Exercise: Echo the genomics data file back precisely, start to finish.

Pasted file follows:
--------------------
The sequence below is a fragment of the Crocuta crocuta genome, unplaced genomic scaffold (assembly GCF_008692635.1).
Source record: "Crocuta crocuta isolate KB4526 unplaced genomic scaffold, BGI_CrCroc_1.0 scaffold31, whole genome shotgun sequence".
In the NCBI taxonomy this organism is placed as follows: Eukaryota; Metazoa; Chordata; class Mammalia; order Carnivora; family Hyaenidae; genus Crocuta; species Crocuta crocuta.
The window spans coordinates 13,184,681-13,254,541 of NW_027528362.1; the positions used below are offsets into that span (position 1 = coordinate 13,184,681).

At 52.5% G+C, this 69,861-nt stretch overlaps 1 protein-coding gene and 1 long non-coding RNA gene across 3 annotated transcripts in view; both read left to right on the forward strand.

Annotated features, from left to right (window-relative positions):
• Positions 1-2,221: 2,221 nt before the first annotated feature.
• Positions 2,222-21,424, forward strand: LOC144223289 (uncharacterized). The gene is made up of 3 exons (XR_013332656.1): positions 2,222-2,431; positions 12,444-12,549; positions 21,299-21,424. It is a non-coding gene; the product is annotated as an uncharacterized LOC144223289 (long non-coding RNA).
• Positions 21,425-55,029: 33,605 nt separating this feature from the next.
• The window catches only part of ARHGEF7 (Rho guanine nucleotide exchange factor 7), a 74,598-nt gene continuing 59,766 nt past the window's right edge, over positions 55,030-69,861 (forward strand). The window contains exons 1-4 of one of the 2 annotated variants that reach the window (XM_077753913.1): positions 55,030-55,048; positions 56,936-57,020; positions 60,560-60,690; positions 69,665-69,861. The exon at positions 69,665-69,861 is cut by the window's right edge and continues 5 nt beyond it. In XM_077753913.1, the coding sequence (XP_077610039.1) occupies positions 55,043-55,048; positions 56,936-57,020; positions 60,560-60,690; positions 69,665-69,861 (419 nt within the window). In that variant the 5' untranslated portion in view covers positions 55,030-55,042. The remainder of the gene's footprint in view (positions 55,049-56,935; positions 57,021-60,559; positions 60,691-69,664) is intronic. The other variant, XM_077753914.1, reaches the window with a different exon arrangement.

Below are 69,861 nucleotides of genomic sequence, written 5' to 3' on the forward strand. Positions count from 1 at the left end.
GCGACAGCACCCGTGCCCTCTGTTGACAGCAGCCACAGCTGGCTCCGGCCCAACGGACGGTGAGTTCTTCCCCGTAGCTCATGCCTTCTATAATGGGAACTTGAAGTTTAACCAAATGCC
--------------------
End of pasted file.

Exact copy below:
The sequence below is a fragment of the Crocuta crocuta genome, unplaced genomic scaffold (assembly GCF_008692635.1).
Source record: "Crocuta crocuta isolate KB4526 unplaced genomic scaffold, BGI_CrCroc_1.0 scaffold31, whole genome shotgun sequence".
In the NCBI taxonomy this organism is placed as follows: Eukaryota; Metazoa; Chordata; class Mammalia; order Carnivora; family Hyaenidae; genus Crocuta; species Crocuta crocuta.
The window spans coordinates 13,184,681-13,254,541 of NW_027528362.1; the positions used below are offsets into that span (position 1 = coordinate 13,184,681).

At 52.5% G+C, this 69,861-nt stretch overlaps 1 protein-coding gene and 1 long non-coding RNA gene across 3 annotated transcripts in view; both read left to right on the forward strand.

Annotated features, from left to right (window-relative positions):
• Positions 1-2,221: 2,221 nt before the first annotated feature.
• Positions 2,222-21,424, forward strand: LOC144223289 (uncharacterized). The gene is made up of 3 exons (XR_013332656.1): positions 2,222-2,431; positions 12,444-12,549; positions 21,299-21,424. It is a non-coding gene; the product is annotated as an uncharacterized LOC144223289 (long non-coding RNA).
• Positions 21,425-55,029: 33,605 nt separating this feature from the next.
• The window catches only part of ARHGEF7 (Rho guanine nucleotide exchange factor 7), a 74,598-nt gene continuing 59,766 nt past the window's right edge, over positions 55,030-69,861 (forward strand). The window contains exons 1-4 of one of the 2 annotated variants that reach the window (XM_077753913.1): positions 55,030-55,048; positions 56,936-57,020; positions 60,560-60,690; positions 69,665-69,861. The exon at positions 69,665-69,861 is cut by the window's right edge and continues 5 nt beyond it. In XM_077753913.1, the coding sequence (XP_077610039.1) occupies positions 55,043-55,048; positions 56,936-57,020; positions 60,560-60,690; positions 69,665-69,861 (419 nt within the window). In that variant the 5' untranslated portion in view covers positions 55,030-55,042. The remainder of the gene's footprint in view (positions 55,049-56,935; positions 57,021-60,559; positions 60,691-69,664) is intronic. The other variant, XM_077753914.1, reaches the window with a different exon arrangement.

Below are 69,861 nucleotides of genomic sequence, written 5' to 3' on the forward strand. Positions count from 1 at the left end.
GCGACAGCACCCGTGCCCTCTGTTGACAGCAGCCACAGCTGGCTCCGGCCCAACGGACGGTGAGTTCTTCCCCGTAGCTCATGCCTTCTATAATGGGAACTTGAAGTTTAACCAAATGCC